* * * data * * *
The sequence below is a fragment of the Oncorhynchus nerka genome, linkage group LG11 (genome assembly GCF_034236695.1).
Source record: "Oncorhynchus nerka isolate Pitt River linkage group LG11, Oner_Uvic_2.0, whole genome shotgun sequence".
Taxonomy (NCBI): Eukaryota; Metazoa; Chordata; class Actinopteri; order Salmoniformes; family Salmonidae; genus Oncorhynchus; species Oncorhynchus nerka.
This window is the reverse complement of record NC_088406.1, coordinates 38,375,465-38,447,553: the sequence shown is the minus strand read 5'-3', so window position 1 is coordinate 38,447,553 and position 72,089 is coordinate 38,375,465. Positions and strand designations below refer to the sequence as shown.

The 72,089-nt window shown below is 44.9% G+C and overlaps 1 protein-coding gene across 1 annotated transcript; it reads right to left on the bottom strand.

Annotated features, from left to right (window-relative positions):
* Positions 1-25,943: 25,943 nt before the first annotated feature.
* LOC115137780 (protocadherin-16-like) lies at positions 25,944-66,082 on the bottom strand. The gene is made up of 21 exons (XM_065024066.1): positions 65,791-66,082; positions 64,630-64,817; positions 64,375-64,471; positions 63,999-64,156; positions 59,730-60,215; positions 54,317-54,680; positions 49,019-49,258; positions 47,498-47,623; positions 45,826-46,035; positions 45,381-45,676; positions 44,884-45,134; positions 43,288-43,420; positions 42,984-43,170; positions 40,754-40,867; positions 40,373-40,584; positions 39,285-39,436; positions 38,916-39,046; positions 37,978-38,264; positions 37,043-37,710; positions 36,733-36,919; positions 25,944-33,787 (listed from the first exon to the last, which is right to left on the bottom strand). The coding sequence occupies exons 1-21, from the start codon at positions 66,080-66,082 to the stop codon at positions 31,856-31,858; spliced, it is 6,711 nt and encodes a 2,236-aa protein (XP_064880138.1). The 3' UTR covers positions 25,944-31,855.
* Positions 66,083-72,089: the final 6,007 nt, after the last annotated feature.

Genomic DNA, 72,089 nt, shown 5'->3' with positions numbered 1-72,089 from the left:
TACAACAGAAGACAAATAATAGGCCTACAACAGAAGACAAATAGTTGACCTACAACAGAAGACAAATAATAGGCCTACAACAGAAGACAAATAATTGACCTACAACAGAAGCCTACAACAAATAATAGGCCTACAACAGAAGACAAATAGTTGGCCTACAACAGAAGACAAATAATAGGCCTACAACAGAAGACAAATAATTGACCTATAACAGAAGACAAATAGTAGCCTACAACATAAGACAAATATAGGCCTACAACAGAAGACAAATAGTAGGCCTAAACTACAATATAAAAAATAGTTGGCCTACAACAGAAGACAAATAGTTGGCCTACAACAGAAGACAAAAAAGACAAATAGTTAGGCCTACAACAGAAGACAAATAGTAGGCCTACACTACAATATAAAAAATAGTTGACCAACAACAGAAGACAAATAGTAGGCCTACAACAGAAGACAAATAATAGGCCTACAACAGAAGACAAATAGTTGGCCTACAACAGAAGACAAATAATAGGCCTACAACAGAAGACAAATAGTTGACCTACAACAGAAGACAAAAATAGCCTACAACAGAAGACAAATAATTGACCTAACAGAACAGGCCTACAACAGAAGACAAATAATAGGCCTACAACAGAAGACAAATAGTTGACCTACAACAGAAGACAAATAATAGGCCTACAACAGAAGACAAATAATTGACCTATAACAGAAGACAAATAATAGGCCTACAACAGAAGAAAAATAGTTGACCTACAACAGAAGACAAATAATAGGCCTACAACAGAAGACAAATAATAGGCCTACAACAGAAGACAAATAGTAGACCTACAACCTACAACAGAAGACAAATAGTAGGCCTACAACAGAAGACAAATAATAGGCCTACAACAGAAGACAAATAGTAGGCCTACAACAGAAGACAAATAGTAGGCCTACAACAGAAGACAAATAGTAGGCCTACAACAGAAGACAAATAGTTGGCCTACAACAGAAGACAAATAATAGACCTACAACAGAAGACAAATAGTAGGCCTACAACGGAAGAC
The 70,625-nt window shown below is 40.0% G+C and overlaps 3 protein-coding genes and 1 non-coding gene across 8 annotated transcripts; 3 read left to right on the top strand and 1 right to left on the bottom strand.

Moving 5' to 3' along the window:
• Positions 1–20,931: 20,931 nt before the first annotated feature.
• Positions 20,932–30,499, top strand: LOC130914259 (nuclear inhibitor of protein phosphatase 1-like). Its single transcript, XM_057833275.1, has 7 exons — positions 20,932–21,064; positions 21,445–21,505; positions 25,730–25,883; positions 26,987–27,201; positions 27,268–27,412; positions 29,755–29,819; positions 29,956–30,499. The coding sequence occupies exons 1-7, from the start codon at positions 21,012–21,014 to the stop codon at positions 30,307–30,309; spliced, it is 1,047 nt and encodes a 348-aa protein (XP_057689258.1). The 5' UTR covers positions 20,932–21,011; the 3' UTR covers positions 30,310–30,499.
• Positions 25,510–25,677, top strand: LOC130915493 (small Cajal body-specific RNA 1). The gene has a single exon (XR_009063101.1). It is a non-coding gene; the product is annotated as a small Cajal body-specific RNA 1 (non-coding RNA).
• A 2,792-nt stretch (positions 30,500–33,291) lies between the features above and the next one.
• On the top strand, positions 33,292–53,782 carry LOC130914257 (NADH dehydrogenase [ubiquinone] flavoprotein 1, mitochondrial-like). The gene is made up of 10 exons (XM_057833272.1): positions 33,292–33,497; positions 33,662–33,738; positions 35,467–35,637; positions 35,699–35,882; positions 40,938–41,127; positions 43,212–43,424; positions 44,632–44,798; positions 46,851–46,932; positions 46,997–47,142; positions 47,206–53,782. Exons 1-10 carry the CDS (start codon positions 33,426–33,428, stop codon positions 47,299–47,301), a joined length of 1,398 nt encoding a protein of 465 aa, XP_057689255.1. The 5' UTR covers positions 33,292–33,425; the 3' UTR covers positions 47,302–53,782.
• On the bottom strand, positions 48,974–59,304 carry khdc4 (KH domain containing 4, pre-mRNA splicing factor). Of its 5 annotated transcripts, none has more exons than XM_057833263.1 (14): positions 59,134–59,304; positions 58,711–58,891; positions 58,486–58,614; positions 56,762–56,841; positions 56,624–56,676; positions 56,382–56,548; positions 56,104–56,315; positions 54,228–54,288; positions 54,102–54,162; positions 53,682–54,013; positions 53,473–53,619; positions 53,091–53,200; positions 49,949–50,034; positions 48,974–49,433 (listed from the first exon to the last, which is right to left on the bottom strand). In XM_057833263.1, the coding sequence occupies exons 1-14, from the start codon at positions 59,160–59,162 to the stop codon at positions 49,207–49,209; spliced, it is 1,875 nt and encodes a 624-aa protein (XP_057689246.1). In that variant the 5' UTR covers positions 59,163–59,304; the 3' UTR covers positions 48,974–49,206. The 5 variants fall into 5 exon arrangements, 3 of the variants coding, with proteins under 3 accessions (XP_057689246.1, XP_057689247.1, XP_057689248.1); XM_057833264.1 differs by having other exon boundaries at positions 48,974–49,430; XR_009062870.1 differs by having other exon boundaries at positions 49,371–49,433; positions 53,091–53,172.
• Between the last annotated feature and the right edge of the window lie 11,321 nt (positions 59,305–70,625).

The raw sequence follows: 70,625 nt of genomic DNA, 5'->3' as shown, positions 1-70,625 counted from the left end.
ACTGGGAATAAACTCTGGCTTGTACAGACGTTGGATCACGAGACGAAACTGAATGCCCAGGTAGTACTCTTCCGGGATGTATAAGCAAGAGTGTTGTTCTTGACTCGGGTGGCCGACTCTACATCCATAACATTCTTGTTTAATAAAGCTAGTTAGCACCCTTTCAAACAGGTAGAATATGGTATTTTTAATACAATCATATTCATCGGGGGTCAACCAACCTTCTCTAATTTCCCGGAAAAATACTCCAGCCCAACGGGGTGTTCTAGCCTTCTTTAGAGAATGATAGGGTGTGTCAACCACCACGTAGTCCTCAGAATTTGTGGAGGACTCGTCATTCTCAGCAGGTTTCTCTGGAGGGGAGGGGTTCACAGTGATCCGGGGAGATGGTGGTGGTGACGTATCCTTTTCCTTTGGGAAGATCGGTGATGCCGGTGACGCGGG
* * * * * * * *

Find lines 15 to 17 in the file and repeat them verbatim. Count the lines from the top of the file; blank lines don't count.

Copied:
• Positions 20,932–30,499, top strand: LOC130914259 (nuclear inhibitor of protein phosphatase 1-like). Its single transcript, XM_057833275.1, has 7 exons — positions 20,932–21,064; positions 21,445–21,505; positions 25,730–25,883; positions 26,987–27,201; positions 27,268–27,412; positions 29,755–29,819; positions 29,956–30,499. The coding sequence occupies exons 1-7, from the start codon at positions 21,012–21,014 to the stop codon at positions 30,307–30,309; spliced, it is 1,047 nt and encodes a 348-aa protein (XP_057689258.1). The 5' UTR covers positions 20,932–21,011; the 3' UTR covers positions 30,310–30,499.
• Positions 25,510–25,677, top strand: LOC130915493 (small Cajal body-specific RNA 1). The gene has a single exon (XR_009063101.1). It is a non-coding gene; the product is annotated as a small Cajal body-specific RNA 1 (non-coding RNA).
• A 2,792-nt stretch (positions 30,500–33,291) lies between the features above and the next one.